They keep replacement ewe lambs so they can get their numbers up and sell the rest, she said.

“We definitely have had a leg up in the game by knowing how to raise bummer lambs at a profit,” she said.

With advice from the USDA inspectors who contributed to the information on parlor construction and help from fellow sheep growers, the couple renovated an old dairy parlor and barn on property they rent from Brownsville friend and adviser Reed Anderson.

They were able to buy the milking parlor equipment from Mac Stewart of Salem.

Brad Sinko, co-owner and cheesemaker at Face Rock Creamery, is optimistic about what Woody and Cora are doing.

“Sheep milk is more nutritious and also more expensive but that didn’t scare people off when during the years I was making cheese for Beecher’s Hand Made Cheese in Seattle,” Sinko said. “It’s pretty neat having a local source of sheep milk only 10 miles away. We are starting with a half-and-half cow and sheep block cheddar and a natural rinded cloth-bound wheel, which will make a milder cheese.”

The new product should be on the shelf ready to buy in about six months, he said.


A dry farming trial produces some success

In mid-May, as soon as the sun came out and the soil warmed, Teresa Retzlaff dug into the earth at 46 North Farm. She filled holes with seeds and starts of zucchini, dry beans, summer squash and more. She covered the holes with soil and made sure the beds were free of weeds.

And then, she walked away.

About 10 miles down the road, the same thing happened at LaNa Conscious Farm. On a 2,000-square-foot plot of land, Larry and Nancy Nelson’s field was filled with the same plant varieties and, aside from light weeding, was left untouched.

Now, in late August, the starts have grown to produce-bearing plants. The zucchinis’ wide leaves shade dozens of vegetables, the full-sized tomatoes are ripening from green to red. One of Retzlaff’s winter squash is more than 2 feet long.

All of this happened without any irrigation.

“I didn’t really think it was going to work,” Retzlaff said. “I kind of thought they’d all be dead in a few weeks and they weren’t … It was phenomenal.”

The process is called dry farming. Farmers who practice it do not irrigate their plants throughout the dry summer season. Aside from occasional rainfall, plants rely only on moisture from below the surface to sustain growth.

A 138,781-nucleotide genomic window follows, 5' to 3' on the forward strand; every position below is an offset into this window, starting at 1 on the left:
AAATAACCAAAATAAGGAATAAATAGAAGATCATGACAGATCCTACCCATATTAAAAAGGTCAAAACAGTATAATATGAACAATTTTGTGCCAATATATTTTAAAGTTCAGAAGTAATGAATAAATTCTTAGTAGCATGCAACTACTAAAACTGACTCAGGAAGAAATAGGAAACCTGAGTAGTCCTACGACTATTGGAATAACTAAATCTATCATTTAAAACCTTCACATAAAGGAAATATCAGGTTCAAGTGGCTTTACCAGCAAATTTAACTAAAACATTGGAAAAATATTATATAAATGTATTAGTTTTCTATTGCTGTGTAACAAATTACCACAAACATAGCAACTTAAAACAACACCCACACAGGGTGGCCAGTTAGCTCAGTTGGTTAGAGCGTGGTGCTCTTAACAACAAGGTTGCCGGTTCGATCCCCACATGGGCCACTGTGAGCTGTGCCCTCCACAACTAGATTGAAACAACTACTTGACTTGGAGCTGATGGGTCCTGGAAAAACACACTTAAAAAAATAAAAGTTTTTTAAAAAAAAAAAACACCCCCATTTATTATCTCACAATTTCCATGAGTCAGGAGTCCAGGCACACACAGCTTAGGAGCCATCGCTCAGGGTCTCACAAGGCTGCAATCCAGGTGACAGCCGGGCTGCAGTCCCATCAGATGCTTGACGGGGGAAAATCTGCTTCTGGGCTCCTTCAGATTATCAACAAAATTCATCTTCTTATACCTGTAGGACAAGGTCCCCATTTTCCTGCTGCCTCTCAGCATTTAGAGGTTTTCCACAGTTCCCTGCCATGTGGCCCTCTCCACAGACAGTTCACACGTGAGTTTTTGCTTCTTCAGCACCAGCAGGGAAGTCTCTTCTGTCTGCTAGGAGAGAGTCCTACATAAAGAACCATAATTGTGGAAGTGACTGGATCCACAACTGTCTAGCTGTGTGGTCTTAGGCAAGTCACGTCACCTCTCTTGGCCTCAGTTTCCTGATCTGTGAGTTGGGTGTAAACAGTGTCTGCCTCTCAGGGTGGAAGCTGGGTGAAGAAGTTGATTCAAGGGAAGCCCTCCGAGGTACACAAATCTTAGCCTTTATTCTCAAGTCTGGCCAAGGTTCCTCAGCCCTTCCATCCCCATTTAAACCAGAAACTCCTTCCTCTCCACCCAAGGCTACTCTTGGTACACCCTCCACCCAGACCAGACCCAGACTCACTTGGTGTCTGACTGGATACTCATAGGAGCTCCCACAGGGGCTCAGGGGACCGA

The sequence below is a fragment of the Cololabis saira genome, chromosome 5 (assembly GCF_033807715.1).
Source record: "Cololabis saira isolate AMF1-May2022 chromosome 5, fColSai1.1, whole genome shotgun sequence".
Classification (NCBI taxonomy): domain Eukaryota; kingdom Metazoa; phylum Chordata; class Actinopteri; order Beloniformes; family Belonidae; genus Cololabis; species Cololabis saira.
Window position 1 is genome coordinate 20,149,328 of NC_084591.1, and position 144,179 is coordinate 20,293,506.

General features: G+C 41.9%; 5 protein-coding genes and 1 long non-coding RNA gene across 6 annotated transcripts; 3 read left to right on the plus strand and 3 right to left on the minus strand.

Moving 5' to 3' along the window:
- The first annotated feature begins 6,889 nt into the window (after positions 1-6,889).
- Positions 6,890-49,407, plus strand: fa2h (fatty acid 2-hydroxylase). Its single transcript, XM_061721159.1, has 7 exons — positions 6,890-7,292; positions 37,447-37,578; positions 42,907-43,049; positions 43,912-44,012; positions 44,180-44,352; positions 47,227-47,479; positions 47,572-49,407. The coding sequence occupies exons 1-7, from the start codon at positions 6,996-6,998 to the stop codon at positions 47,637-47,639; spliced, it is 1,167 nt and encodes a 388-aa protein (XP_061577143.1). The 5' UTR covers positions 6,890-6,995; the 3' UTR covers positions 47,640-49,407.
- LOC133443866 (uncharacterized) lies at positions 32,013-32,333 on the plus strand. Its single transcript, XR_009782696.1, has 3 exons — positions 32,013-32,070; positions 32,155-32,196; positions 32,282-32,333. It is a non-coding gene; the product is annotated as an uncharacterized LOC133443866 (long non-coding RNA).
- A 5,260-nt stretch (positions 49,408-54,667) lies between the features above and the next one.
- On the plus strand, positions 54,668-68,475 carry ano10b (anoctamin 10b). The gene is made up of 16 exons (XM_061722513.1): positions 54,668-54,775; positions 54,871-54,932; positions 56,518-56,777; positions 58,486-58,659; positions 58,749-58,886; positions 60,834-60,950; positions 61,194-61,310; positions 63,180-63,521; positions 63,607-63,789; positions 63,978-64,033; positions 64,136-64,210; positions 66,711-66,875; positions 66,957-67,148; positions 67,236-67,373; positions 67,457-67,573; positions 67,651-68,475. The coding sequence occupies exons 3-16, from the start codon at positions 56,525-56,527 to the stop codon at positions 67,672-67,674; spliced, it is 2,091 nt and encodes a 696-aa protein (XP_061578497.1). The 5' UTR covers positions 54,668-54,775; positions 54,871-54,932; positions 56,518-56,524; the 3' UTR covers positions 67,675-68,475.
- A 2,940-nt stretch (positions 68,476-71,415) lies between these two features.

It’s a historic agricultural practice, but until recently it has remained widely unheard of on the Oregon Coast.

In 2015, Amy Garrett, an assistant professor at Oregon State University, kick-started a dry farm trial that now stretches across the state. As of 2019, three farms on the coast participate in the trial, two of them just a short drive from downtown Astoria.

“It seems like the coast is a really good place for dry farming, mostly because of the climate,” said Matthew Davis, the project coordinator at Oregon State for dry farm site suitability. “It’s a lot cooler on the coast … It’s just a more forgiving place.”

Davis began working with the project in May under professor Alex Stone and alongside Garrett. Their research is ongoing.

Davis visited both North Coast farms in May, where he installed plants and soil moisture monitors. The monitors are inserted and left in the ground, where the small white rods and green cords help scientists and farmers know how much moisture is being held in the soil below.

“Dry farming doesn’t mean that no water is used by the plant,” Davis said. “Water is stored in the soil, it’s held there.”

The farm’s soil type controls how much water is held. On the coast, moist soil and a high water table, coupled with the cool, damp climate is the reason both farms have seen success.

“The plants are less stressed, I think, in the coastal environment,” Garrett said. “Teresa was kind of our pioneer there.”

Quality, not quantity

Retzlaff got involved with the project in 2016, and has dry farmed a portion of her plants ever since. This year, she is dry farming eight rows of produce for the trial’s research and 10 additional rows on her own.

Dry farming is not a yield-maximization strategy. In order for dry farming to work, plants are plotted more sparsely to decrease competition and help ensure each plant’s roots has access to enough water.

“You can’t plant as densely as you would if you are irrigating,” Retzlaff said. “Because all the moisture they have is just what’s in the soil.”

But for Retzlaff, her main goal isn’t the quantity of produce, it’s the quality.

Dry-farmed produce typically has a stronger flavor and a firmer texture. Retzlaff strongly prefers the taste of her dry-farmed crops.

Oregon State’s small farms collaborative conducted blind taste tests, where consumers and farmers preferred the dry-farmed produce over the same variety that was irrigated.

“They have a very intense flavor because they’re not watery,” Retzlaff said. “Because you’re not watering them.”